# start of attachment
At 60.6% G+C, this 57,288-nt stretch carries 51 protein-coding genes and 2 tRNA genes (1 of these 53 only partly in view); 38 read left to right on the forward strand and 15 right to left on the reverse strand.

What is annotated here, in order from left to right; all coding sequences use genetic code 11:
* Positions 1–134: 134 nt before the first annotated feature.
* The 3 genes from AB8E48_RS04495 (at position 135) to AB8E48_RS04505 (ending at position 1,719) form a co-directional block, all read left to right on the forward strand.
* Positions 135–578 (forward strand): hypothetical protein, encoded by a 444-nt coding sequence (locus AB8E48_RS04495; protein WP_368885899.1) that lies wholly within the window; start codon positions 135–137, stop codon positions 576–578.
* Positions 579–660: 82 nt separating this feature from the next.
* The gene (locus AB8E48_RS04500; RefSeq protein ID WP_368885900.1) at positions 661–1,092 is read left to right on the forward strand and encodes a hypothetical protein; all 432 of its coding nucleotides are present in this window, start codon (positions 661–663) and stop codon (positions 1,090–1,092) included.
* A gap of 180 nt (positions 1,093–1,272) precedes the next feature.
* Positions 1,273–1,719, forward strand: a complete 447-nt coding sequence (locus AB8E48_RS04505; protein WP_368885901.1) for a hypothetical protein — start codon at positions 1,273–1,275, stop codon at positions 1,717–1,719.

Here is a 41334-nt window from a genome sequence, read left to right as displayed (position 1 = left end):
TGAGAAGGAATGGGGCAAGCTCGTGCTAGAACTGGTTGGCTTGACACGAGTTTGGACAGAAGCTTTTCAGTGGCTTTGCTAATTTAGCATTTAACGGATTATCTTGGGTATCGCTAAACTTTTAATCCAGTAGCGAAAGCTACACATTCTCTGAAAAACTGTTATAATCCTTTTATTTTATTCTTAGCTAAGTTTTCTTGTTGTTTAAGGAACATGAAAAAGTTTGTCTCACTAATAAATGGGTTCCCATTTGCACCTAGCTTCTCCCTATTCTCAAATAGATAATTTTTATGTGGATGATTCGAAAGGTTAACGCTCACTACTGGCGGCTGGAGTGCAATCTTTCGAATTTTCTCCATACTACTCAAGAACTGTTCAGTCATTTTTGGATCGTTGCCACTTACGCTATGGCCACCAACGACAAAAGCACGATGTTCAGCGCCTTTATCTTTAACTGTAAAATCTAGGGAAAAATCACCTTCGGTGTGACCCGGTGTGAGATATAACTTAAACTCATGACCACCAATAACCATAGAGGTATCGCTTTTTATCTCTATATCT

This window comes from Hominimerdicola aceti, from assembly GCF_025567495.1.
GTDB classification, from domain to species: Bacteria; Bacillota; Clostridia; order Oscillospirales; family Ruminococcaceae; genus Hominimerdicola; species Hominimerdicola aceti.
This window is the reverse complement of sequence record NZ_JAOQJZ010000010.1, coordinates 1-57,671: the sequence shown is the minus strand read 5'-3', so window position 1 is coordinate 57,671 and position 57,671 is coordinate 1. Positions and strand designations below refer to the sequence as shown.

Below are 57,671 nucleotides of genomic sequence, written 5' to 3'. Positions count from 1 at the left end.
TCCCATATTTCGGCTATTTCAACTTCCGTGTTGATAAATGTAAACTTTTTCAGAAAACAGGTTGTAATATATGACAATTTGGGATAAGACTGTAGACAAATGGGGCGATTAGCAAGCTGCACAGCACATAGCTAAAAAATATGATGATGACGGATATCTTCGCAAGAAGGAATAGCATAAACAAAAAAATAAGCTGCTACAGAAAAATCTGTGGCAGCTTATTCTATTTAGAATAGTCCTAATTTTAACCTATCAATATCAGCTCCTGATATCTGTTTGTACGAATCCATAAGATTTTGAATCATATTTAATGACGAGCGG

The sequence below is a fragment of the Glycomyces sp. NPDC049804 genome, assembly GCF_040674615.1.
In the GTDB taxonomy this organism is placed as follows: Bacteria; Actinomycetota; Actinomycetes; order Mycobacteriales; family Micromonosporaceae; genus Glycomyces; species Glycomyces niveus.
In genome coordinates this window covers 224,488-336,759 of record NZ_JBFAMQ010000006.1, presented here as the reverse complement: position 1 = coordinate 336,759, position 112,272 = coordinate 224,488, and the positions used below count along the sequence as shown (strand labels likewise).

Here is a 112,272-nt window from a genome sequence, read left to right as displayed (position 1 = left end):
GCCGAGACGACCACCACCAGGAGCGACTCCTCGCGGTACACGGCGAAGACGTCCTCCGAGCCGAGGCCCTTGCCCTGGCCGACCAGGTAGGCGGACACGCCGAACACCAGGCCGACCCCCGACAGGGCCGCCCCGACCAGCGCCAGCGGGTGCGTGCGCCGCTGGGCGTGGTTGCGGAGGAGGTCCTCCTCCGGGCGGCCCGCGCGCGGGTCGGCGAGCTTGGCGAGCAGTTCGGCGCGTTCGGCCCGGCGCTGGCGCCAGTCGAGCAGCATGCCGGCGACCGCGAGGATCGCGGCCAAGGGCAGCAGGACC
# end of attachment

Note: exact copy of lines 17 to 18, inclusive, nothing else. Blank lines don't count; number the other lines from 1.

The sequence below is a fragment of the Glycomyces sp. NPDC049804 genome, assembly GCF_040674615.1.
In the GTDB taxonomy this organism is placed as follows: Bacteria; Actinomycetota; Actinomycetes; order Mycobacteriales; family Micromonosporaceae; genus Glycomyces; species Glycomyces niveus.